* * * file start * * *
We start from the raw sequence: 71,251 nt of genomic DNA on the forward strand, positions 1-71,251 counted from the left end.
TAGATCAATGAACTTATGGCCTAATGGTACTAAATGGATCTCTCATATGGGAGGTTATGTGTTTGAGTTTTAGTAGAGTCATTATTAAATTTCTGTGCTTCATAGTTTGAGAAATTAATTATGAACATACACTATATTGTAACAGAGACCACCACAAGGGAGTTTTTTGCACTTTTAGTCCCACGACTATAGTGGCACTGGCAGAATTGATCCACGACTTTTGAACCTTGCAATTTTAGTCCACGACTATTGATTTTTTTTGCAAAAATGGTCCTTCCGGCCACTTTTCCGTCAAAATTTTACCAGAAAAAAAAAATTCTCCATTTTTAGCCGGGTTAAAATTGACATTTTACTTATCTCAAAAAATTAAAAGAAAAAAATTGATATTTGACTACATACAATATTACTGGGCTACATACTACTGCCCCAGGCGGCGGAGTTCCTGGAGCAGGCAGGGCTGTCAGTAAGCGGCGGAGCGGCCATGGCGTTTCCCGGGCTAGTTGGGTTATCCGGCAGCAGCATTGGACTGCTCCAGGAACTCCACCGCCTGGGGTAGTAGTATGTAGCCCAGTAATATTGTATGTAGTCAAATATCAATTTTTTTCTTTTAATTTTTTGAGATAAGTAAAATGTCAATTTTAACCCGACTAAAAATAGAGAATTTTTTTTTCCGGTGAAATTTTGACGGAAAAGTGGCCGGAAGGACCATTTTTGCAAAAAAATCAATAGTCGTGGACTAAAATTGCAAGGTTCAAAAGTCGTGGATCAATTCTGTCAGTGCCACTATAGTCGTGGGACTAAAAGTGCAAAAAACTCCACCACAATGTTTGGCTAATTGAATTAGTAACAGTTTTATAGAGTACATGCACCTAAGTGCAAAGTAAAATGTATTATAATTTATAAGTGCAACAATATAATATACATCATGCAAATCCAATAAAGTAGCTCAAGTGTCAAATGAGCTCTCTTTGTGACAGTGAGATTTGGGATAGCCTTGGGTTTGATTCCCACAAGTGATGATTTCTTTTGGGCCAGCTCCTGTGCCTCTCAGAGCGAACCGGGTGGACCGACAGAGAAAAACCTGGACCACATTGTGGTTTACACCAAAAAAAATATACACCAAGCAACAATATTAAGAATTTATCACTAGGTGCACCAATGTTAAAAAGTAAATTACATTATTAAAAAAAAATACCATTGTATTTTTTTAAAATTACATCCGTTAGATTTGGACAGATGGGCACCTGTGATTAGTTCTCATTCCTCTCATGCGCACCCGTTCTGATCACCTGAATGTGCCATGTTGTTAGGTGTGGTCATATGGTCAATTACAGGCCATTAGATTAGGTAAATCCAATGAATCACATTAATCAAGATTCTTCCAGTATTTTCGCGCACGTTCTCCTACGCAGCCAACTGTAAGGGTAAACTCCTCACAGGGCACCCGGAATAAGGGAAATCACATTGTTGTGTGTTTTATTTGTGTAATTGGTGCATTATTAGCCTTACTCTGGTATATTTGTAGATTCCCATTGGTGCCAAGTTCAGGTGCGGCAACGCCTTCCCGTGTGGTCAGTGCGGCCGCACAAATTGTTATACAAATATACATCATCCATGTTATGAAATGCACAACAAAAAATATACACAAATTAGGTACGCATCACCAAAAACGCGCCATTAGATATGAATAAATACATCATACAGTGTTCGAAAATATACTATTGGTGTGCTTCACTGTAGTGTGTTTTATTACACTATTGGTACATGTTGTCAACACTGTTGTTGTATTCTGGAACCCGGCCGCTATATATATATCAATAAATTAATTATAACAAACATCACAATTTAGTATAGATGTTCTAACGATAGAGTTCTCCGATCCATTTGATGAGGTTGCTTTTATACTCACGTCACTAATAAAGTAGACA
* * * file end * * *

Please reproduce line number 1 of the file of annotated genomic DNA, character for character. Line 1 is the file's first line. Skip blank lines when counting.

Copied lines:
We start from the raw sequence: 71,251 nt of genomic DNA on the forward strand, positions 1-71,251 counted from the left end.